'Covetable' items key: Differentiation works for Banana Republic

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Banana Republic continues to differentiate itself from its Gap Inc. brethren and ride the public's newfound interest in dressing up with a campaign in March magazines.

Print ads in lifestyle and fashion magazines simulate a laid-back brunch party, with several models clad in dressy pieces, notably a white-and-yellow houndstooth-check coat that has already gotten exposure on the editorial pages of several fashion publications.

"We're trying to showcase now what we call the `covetable' items," said Jack Calhoun, exec VP-marketing. "This is all about the wardrobe, the collection," he said, adding the campaign aims to be "aspirational, but not so aspirational that it's not real."

Banana Republic has revamped in the last two years, featuring business casual and dressy weekend wear for 30-something professionals. Since CEO Paul Pressler joined in September 2002, Gap Inc. has differentiated its three main brands-Gap, Banana Republic and Old Navy. Gap has steered toward classic pieces such as corduroys and jeans, while Old Navy has aimed at casual, lower-priced items for the whole family. Mr. Pressler has focused on upgrading the marketing functions at all of Gap's brands, including the hires of new head marketers at all three units.

"We've been working to elevate the brand for a year and a half," featuring dressier items for women and suits for men, Mr. Calhoun said. This season's covetable items will be featured in print and outdoor ads, as well as on direct-mail pieces, in-store displays and on bananarepublic.com. Spending has increased, as well: Banana Republic spent $26.5 million in media in January through October of 2003, compared to $16 million for the same period in 2002, according to TNS Media Intelligence/CMR.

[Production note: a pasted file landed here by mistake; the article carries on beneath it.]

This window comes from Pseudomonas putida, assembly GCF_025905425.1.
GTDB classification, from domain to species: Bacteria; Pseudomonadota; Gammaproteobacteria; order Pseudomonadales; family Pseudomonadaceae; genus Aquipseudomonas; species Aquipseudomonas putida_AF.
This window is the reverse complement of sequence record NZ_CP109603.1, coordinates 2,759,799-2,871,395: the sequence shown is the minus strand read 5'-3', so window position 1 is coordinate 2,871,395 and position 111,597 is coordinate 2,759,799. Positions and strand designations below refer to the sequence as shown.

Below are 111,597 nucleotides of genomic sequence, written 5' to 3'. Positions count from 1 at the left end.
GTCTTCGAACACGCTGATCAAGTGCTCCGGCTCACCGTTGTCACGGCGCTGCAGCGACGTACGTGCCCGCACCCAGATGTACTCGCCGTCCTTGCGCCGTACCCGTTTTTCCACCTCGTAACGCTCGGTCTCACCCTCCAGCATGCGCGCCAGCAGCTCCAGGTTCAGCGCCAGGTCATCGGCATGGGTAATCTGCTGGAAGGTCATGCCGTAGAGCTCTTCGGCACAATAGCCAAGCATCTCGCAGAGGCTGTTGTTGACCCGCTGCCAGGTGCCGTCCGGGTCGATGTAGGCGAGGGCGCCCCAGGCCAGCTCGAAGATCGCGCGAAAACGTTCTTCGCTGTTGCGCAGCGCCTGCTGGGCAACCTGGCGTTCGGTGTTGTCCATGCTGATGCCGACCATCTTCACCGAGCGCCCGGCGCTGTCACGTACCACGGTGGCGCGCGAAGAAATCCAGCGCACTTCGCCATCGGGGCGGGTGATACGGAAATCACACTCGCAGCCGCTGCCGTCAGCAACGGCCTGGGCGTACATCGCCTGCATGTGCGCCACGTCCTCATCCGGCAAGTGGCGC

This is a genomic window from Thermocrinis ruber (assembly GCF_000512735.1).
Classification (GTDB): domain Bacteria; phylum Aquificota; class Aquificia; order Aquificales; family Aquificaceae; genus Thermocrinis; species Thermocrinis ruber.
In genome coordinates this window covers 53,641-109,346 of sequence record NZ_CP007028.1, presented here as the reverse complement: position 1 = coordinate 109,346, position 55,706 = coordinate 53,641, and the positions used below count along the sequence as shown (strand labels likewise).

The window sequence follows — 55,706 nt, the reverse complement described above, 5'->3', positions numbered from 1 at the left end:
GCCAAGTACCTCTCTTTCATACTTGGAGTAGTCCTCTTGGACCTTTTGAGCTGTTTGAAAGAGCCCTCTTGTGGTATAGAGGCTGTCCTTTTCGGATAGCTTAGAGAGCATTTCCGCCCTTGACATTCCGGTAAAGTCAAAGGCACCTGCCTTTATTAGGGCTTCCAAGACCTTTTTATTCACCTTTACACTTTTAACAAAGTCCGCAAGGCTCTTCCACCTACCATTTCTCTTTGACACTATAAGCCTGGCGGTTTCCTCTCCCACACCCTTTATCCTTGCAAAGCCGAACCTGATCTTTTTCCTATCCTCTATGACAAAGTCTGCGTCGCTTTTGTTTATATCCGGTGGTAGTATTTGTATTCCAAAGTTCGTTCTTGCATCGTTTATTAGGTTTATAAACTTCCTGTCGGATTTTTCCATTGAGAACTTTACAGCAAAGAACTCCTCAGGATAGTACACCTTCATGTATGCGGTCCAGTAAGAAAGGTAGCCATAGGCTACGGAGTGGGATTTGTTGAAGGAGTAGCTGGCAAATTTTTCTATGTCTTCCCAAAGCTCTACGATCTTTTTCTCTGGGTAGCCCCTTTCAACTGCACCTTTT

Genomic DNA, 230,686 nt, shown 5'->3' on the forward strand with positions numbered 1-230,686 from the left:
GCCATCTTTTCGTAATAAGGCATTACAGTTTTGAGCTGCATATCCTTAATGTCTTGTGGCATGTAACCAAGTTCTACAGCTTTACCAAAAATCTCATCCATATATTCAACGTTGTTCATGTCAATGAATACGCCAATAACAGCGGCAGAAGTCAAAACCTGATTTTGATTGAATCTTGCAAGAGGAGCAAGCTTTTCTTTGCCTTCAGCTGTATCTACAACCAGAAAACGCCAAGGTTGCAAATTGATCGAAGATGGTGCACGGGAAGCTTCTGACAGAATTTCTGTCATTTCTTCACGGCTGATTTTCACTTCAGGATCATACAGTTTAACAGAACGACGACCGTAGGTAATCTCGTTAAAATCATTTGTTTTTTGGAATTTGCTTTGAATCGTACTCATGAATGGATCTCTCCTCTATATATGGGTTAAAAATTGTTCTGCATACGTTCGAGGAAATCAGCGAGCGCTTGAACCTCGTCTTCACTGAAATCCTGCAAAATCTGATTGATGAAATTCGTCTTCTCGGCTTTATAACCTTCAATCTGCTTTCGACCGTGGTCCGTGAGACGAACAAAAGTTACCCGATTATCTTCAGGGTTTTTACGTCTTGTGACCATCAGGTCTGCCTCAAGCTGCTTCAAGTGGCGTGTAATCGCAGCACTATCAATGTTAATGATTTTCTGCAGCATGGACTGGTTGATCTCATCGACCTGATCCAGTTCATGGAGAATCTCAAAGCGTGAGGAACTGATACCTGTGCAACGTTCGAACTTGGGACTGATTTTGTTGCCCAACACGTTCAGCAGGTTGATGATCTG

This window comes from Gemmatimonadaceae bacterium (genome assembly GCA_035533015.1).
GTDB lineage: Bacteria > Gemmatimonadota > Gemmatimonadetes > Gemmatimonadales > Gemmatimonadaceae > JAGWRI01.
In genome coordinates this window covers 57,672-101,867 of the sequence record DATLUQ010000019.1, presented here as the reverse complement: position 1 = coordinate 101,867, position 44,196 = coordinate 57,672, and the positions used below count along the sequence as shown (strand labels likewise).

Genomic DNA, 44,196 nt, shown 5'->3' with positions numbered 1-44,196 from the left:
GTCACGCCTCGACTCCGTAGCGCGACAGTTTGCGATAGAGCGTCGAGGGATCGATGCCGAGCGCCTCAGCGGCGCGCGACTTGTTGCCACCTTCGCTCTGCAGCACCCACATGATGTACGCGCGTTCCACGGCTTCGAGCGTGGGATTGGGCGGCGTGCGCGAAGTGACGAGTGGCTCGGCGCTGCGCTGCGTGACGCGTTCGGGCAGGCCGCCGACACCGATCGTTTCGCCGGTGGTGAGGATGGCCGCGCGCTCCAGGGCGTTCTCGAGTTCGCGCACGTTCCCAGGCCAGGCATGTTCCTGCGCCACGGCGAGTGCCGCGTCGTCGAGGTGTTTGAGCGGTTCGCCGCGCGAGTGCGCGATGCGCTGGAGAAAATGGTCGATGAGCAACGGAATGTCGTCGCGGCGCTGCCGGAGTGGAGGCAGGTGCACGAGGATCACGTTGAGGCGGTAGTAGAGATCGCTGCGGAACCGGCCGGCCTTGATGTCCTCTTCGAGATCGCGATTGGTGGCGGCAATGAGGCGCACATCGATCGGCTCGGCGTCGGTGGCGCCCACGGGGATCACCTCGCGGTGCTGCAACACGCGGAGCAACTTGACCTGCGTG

It seems to be working; Banana Republic's December same-store sales-over the key holiday period-were up 10%, vs. an increase of 4% in the year-ago period. January sales were down 1%, but analysts were not concerned, noting January is typically a month to clear out leftover holiday merchandise and make room for spring items.

In a report to investors, Credit Suisse First Boston analyst Richard Baum noted that in recent store visits, "Banana Republic's women's assortment is as strong as it has ever been."

backlash benefit

"It's a coming together of the right business," said Richard Hastings, VP-retail sector analyst at Bernard Sands, a New York-based credit consultant specializing in the apparel and retail industries. Banana Republic has benefited from a backlash against casual-Friday apparel that went out of hand.

"They went from sloppy casual Friday to more sophisticated casual Friday," he said. The demographic is also right, he added. Those young professionals have both time to shop and money to spend, which means more sales, less discounting and higher profit margins.

The spring campaign is the last effort created solely by Banana Republic's in-house advertising department. The retailer hired Omnicom Group's Goodby, Silverstein & Partners, San Francisco, last month to bring in new ideas for the brand.

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